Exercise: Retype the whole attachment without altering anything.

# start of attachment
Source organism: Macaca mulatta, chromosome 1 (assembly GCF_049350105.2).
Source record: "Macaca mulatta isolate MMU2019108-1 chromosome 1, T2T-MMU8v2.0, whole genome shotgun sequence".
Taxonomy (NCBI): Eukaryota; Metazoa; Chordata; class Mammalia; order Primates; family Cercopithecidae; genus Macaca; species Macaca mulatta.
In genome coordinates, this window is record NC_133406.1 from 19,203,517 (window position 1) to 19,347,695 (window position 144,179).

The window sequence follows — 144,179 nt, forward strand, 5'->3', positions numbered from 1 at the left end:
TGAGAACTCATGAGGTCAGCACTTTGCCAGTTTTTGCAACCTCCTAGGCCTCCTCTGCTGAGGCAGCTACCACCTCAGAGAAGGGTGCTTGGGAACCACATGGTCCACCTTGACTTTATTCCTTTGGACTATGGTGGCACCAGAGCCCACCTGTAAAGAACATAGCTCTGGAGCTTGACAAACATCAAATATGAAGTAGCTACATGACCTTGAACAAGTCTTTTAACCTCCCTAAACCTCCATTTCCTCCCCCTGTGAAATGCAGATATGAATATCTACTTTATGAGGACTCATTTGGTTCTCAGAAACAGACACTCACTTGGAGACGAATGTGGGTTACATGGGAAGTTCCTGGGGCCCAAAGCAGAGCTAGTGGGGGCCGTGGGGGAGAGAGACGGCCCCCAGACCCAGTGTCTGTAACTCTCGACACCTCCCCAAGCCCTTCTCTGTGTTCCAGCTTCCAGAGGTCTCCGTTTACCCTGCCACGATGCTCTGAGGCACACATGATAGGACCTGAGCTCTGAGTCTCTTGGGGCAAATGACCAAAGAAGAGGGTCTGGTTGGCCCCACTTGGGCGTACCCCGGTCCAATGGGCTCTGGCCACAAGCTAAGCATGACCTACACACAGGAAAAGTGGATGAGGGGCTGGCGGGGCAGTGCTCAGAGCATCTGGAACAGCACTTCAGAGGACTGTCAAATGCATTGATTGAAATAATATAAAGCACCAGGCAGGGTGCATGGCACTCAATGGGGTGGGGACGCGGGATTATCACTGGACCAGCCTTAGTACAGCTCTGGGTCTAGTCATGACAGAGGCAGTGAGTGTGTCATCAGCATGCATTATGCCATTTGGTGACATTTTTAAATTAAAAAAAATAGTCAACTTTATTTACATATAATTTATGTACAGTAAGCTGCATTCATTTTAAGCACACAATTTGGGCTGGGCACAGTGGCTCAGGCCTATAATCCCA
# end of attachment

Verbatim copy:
Source organism: Macaca mulatta, chromosome 1 (assembly GCF_049350105.2).
Source record: "Macaca mulatta isolate MMU2019108-1 chromosome 1, T2T-MMU8v2.0, whole genome shotgun sequence".
Taxonomy (NCBI): Eukaryota; Metazoa; Chordata; class Mammalia; order Primates; family Cercopithecidae; genus Macaca; species Macaca mulatta.
In genome coordinates, this window is record NC_133406.1 from 19,203,517 (window position 1) to 19,347,695 (window position 144,179).

The window sequence follows — 144,179 nt, forward strand, 5'->3', positions numbered from 1 at the left end:
TGAGAACTCATGAGGTCAGCACTTTGCCAGTTTTTGCAACCTCCTAGGCCTCCTCTGCTGAGGCAGCTACCACCTCAGAGAAGGGTGCTTGGGAACCACATGGTCCACCTTGACTTTATTCCTTTGGACTATGGTGGCACCAGAGCCCACCTGTAAAGAACATAGCTCTGGAGCTTGACAAACATCAAATATGAAGTAGCTACATGACCTTGAACAAGTCTTTTAACCTCCCTAAACCTCCATTTCCTCCCCCTGTGAAATGCAGATATGAATATCTACTTTATGAGGACTCATTTGGTTCTCAGAAACAGACACTCACTTGGAGACGAATGTGGGTTACATGGGAAGTTCCTGGGGCCCAAAGCAGAGCTAGTGGGGGCCGTGGGGGAGAGAGACGGCCCCCAGACCCAGTGTCTGTAACTCTCGACACCTCCCCAAGCCCTTCTCTGTGTTCCAGCTTCCAGAGGTCTCCGTTTACCCTGCCACGATGCTCTGAGGCACACATGATAGGACCTGAGCTCTGAGTCTCTTGGGGCAAATGACCAAAGAAGAGGGTCTGGTTGGCCCCACTTGGGCGTACCCCGGTCCAATGGGCTCTGGCCACAAGCTAAGCATGACCTACACACAGGAAAAGTGGATGAGGGGCTGGCGGGGCAGTGCTCAGAGCATCTGGAACAGCACTTCAGAGGACTGTCAAATGCATTGATTGAAATAATATAAAGCACCAGGCAGGGTGCATGGCACTCAATGGGGTGGGGACGCGGGATTATCACTGGACCAGCCTTAGTACAGCTCTGGGTCTAGTCATGACAGAGGCAGTGAGTGTGTCATCAGCATGCATTATGCCATTTGGTGACATTTTTAAATTAAAAAAAATAGTCAACTTTATTTACATATAATTTATGTACAGTAAGCTGCATTCATTTTAAGCACACAATTTGGGCTGGGCACAGTGGCTCAGGCCTATAATCCCA